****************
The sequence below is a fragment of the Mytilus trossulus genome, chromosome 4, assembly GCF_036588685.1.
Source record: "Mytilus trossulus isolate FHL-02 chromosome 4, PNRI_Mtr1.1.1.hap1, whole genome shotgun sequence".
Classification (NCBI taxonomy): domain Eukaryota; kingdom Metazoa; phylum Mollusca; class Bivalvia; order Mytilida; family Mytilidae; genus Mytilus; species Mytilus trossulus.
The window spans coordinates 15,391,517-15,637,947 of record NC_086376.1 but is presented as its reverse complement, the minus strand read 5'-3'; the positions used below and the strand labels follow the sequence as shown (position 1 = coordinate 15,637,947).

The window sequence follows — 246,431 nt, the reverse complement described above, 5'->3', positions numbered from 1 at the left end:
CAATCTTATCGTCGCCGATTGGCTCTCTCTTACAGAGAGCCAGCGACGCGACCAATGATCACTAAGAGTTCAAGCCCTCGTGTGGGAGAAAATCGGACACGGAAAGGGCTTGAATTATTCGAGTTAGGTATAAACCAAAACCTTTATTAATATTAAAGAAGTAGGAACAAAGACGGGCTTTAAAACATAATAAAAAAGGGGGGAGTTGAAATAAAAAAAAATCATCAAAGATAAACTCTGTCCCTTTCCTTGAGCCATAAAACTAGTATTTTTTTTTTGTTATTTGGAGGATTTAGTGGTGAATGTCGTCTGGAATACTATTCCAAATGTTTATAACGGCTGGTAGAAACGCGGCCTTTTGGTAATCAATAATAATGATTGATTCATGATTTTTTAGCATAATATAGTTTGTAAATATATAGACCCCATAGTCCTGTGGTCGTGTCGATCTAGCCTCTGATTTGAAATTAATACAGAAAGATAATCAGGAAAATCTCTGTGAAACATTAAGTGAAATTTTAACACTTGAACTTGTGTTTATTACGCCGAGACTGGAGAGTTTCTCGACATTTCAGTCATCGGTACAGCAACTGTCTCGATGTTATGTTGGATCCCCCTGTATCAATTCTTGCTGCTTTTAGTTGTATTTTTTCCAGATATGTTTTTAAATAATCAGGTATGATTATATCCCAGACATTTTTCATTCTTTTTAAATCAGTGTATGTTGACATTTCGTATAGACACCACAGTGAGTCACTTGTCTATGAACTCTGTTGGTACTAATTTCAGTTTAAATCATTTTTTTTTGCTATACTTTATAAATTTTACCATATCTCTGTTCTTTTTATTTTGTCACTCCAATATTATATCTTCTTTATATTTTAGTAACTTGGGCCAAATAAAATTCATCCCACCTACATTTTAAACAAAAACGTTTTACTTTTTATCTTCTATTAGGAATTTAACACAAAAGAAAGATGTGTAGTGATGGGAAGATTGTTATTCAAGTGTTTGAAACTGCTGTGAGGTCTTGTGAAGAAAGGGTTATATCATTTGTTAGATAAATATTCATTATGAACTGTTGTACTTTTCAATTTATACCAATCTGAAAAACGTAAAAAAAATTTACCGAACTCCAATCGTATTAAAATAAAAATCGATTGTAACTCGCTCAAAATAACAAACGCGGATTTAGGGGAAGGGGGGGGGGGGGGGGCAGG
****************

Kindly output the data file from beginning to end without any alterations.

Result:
The sequence below is a fragment of the Mytilus trossulus genome, chromosome 4, assembly GCF_036588685.1.
Source record: "Mytilus trossulus isolate FHL-02 chromosome 4, PNRI_Mtr1.1.1.hap1, whole genome shotgun sequence".
Classification (NCBI taxonomy): domain Eukaryota; kingdom Metazoa; phylum Mollusca; class Bivalvia; order Mytilida; family Mytilidae; genus Mytilus; species Mytilus trossulus.
The window spans coordinates 15,391,517-15,637,947 of record NC_086376.1 but is presented as its reverse complement, the minus strand read 5'-3'; the positions used below and the strand labels follow the sequence as shown (position 1 = coordinate 15,637,947).

The window sequence follows — 246,431 nt, the reverse complement described above, 5'->3', positions numbered from 1 at the left end:
CAATCTTATCGTCGCCGATTGGCTCTCTCTTACAGAGAGCCAGCGACGCGACCAATGATCACTAAGAGTTCAAGCCCTCGTGTGGGAGAAAATCGGACACGGAAAGGGCTTGAATTATTCGAGTTAGGTATAAACCAAAACCTTTATTAATATTAAAGAAGTAGGAACAAAGACGGGCTTTAAAACATAATAAAAAAGGGGGGAGTTGAAATAAAAAAAAATCATCAAAGATAAACTCTGTCCCTTTCCTTGAGCCATAAAACTAGTATTTTTTTTTTGTTATTTGGAGGATTTAGTGGTGAATGTCGTCTGGAATACTATTCCAAATGTTTATAACGGCTGGTAGAAACGCGGCCTTTTGGTAATCAATAATAATGATTGATTCATGATTTTTTAGCATAATATAGTTTGTAAATATATAGACCCCATAGTCCTGTGGTCGTGTCGATCTAGCCTCTGATTTGAAATTAATACAGAAAGATAATCAGGAAAATCTCTGTGAAACATTAAGTGAAATTTTAACACTTGAACTTGTGTTTATTACGCCGAGACTGGAGAGTTTCTCGACATTTCAGTCATCGGTACAGCAACTGTCTCGATGTTATGTTGGATCCCCCTGTATCAATTCTTGCTGCTTTTAGTTGTATTTTTTCCAGATATGTTTTTAAATAATCAGGTATGATTATATCCCAGACATTTTTCATTCTTTTTAAATCAGTGTATGTTGACATTTCGTATAGACACCACAGTGAGTCACTTGTCTATGAACTCTGTTGGTACTAATTTCAGTTTAAATCATTTTTTTTTGCTATACTTTATAAATTTTACCATATCTCTGTTCTTTTTATTTTGTCACTCCAATATTATATCTTCTTTATATTTTAGTAACTTGGGCCAAATAAAATTCATCCCACCTACATTTTAAACAAAAACGTTTTACTTTTTATCTTCTATTAGGAATTTAACACAAAAGAAAGATGTGTAGTGATGGGAAGATTGTTATTCAAGTGTTTGAAACTGCTGTGAGGTCTTGTGAAGAAAGGGTTATATCATTTGTTAGATAAATATTCATTATGAACTGTTGTACTTTTCAATTTATACCAATCTGAAAAACGTAAAAAAAATTTACCGAACTCCAATCGTATTAAAATAAAAATCGATTGTAACTCGCTCAAAATAACAAACGCGGATTTAGGGGAAGGGGGGGGGGGGGGGGCAGG